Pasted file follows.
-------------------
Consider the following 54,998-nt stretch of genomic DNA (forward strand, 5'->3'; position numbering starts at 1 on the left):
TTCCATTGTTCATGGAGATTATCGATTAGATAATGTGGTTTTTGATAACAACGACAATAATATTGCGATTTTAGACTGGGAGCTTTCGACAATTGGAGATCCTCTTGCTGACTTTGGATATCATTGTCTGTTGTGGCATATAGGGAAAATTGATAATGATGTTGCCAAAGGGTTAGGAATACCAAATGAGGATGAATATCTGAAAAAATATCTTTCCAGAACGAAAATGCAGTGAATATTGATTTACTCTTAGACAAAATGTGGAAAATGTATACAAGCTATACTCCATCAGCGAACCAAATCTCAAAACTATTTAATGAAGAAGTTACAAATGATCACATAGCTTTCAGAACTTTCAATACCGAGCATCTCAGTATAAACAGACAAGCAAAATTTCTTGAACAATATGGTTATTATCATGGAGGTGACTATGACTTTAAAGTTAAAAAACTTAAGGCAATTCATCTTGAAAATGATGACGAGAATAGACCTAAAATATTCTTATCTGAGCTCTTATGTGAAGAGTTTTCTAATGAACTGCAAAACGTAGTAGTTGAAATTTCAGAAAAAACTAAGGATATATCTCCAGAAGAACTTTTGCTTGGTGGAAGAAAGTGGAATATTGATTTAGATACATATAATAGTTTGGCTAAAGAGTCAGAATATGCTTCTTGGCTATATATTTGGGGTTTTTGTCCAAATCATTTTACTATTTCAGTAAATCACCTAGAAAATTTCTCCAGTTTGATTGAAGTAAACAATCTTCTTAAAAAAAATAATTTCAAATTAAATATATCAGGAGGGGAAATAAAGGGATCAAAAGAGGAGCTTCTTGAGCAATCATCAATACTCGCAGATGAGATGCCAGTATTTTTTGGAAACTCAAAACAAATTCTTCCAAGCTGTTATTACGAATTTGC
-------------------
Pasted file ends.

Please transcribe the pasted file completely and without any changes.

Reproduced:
Consider the following 54,998-nt stretch of genomic DNA (forward strand, 5'->3'; position numbering starts at 1 on the left):
TTCCATTGTTCATGGAGATTATCGATTAGATAATGTGGTTTTTGATAACAACGACAATAATATTGCGATTTTAGACTGGGAGCTTTCGACAATTGGAGATCCTCTTGCTGACTTTGGATATCATTGTCTGTTGTGGCATATAGGGAAAATTGATAATGATGTTGCCAAAGGGTTAGGAATACCAAATGAGGATGAATATCTGAAAAAATATCTTTCCAGAACGAAAATGCAGTGAATATTGATTTACTCTTAGACAAAATGTGGAAAATGTATACAAGCTATACTCCATCAGCGAACCAAATCTCAAAACTATTTAATGAAGAAGTTACAAATGATCACATAGCTTTCAGAACTTTCAATACCGAGCATCTCAGTATAAACAGACAAGCAAAATTTCTTGAACAATATGGTTATTATCATGGAGGTGACTATGACTTTAAAGTTAAAAAACTTAAGGCAATTCATCTTGAAAATGATGACGAGAATAGACCTAAAATATTCTTATCTGAGCTCTTATGTGAAGAGTTTTCTAATGAACTGCAAAACGTAGTAGTTGAAATTTCAGAAAAAACTAAGGATATATCTCCAGAAGAACTTTTGCTTGGTGGAAGAAAGTGGAATATTGATTTAGATACATATAATAGTTTGGCTAAAGAGTCAGAATATGCTTCTTGGCTATATATTTGGGGTTTTTGTCCAAATCATTTTACTATTTCAGTAAATCACCTAGAAAATTTCTCCAGTTTGATTGAAGTAAACAATCTTCTTAAAAAAAATAATTTCAAATTAAATATATCAGGAGGGGAAATAAAGGGATCAAAAGAGGAGCTTCTTGAGCAATCATCAATACTCGCAGATGAGATGCCAGTATTTTTTGGAAACTCAAAACAAATTCTTCCAAGCTGTTATTACGAATTTGC